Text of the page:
Sunday, October 16, 2011

Elizabeth Cunningham and the Red-Robed Priestess

Tomorrow night I have the great honor of interviewing Elizabeth Cunningham, one of the most fearless and authentic writers alive today. Cunningham is the author of the famed Maeve Chronicles, as well as many individual books, such as The Wild Mother; The Return of the Goddess, a Divine Comedy; How to Spin Gold, a Woman’s Tale; Small Bird, and Wild Mercy. She is the direct descendant of nine generations of Episcopal priests, and she grew up hearing rich liturgical and biblical language, which, among other literary and personal influences, strongly informs her writing. The novel Red-Robed Priestess, the fourth of The Maeve Chronicles will be released in mid-November, and tomorrow night, Cunningham will read a preview from this much anticipated book.

The interview will take place at Tiferet Talk at 7 pm EST, tomorrow night, 11/17/11.

Cunningham has stated that both The Maeve Chronicles and her interfaith ministry express her profound desire to reconcile her Christian roots with her call to explore the divine feminine. For more information about Elizabeth Cunningham, please visit:

Click here to see the Publishers Weekly review of the forthcoming Red-Robed Priestess.

Below see an excerpt from Magdalen Rising : The Beginning by Elizabeth Cunningham, published 2007 by Monkfish Book Publishing. Copyright © 2007 Elizabeth Cunningham
Chapter One

The Birth of Brightness

You have all heard of his birth in Bethlehem in a stable -- though his mother told me it was really a cave, and she's vague about the location. You know the story of the attendant animals, the bedazzled shepherds, and the Magi who followed the long-tailed star. But did you know that the star had a twin? The sister star chose a tiny island in a northern sea. Its long tail lashed cold waters. Far from that holy birth in the hills, brightness rose from beneath the wave.

That was me.

I had a full head of red hair exclaimed upon, as I crowned, by the seven midwives, my foster mothers all. I had no need of awe-struck shepherds. My mothers kept sheep and pigs and goats besides. And listen, even though it's midnight, the mourning doves lift their heads to make soft, wondering noises, almost obscured by the raucous chorus of ravens in the wood and the cry of seabirds from their nests in the cliffs. And yes, if you pay attention, you can hear the walrus and seals barking for joy on the rocks. Wild horses answer, and a she-bear roused from sleep adds low, grumbling praise. Now if you look very carefully at the island's heart between mountain breasts, you can glimpse a moonlit flash of gold as the salmon of wisdom leaps from its pool.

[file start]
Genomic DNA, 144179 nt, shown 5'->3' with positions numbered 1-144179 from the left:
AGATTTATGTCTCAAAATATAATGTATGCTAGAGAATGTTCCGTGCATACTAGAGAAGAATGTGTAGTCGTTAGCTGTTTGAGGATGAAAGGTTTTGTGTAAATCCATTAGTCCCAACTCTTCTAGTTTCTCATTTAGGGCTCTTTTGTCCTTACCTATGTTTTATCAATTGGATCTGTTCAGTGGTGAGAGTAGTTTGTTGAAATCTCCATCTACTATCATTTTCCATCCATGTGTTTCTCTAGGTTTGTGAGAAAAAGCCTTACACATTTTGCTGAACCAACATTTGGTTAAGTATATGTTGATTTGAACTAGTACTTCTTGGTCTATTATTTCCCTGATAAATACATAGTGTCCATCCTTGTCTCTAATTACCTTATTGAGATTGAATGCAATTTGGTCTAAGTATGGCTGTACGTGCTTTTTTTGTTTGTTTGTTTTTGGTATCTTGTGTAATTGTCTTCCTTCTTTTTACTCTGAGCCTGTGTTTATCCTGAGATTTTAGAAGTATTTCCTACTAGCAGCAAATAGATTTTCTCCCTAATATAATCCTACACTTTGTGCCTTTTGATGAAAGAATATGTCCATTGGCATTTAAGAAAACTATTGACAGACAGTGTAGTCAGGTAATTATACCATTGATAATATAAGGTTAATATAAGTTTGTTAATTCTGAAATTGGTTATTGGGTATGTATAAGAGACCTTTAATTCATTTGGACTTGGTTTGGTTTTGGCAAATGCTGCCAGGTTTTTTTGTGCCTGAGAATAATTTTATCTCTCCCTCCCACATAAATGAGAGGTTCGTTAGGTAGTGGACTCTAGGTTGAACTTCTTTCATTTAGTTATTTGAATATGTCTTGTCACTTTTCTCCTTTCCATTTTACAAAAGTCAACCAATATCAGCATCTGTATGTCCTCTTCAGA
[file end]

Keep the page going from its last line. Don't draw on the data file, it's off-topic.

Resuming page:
And what need had I of visiting wise men when I was already surrounded by the Warrior Witches of Tir na mBan, the Land of Women? Ah, see that name stirs some forgotten memory. Just as everyone is a little bit Irish, who has not dreamed of the Shining Isles always to the West? The Summer Land. The Apple Isle. The Isle of Women. The Land of Youth. The Isles of the Blest. Dangerous, paradisiacal places where a hero could be made or undone. The greatest heroes -- Cuchulain and Fionn MacCumhail -- received their training in the arts of war and the mysteries of love at the hands of women who dwelled in island strongholds of ancient, female power.

At least, that's how it was in what my mothers called "the good old days," lamenting the lack of heroes in these slack modern times. Maybe it was the times. Though none of us knew it then, that pivotal moment, when he and I were born, was the meeting place of history and myth, of time and time out of time.

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